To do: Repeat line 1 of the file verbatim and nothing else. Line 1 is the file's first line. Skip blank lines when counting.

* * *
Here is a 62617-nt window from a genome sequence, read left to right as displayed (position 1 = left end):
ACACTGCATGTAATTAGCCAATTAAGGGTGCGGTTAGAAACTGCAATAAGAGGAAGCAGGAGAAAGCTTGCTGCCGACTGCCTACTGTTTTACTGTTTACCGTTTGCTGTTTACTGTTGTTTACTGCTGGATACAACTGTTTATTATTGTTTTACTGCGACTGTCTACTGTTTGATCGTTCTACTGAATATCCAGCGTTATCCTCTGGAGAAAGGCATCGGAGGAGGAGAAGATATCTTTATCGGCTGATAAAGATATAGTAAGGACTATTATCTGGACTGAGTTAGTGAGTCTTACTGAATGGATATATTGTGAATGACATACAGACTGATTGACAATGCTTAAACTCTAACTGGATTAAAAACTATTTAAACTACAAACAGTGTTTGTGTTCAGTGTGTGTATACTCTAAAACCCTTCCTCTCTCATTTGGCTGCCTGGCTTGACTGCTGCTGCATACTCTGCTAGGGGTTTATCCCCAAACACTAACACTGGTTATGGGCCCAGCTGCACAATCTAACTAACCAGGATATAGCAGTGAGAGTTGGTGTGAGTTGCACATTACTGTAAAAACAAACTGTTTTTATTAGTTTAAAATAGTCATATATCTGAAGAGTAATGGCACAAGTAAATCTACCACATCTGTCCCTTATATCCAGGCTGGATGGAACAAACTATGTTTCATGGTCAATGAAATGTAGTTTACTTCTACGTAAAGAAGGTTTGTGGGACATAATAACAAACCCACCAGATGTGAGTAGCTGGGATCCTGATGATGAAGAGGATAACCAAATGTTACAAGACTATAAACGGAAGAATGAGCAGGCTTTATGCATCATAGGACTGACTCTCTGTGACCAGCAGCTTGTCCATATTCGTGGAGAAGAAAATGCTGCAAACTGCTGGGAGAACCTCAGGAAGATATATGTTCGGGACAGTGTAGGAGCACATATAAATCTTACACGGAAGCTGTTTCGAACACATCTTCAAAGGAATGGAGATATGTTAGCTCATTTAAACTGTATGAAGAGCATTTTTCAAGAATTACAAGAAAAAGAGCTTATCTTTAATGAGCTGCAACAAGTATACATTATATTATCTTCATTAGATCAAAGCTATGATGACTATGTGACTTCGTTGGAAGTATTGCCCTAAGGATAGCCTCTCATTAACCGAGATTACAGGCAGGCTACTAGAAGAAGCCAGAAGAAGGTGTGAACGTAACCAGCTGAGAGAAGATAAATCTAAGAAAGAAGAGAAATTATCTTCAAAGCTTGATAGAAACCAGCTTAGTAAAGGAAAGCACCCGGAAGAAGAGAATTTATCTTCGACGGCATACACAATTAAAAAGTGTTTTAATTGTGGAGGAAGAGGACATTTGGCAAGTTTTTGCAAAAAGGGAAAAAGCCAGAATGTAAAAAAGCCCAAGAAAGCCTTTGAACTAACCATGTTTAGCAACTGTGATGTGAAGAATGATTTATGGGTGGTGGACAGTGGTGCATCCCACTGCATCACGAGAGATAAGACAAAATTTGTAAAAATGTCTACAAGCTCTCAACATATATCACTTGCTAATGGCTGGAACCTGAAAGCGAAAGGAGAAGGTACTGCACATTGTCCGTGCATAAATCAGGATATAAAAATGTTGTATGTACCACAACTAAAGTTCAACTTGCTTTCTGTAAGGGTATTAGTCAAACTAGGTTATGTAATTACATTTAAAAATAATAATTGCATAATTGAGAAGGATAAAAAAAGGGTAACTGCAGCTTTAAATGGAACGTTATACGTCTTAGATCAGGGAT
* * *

Here is a 62617-nt window from a genome sequence, read left to right as displayed (position 1 = left end):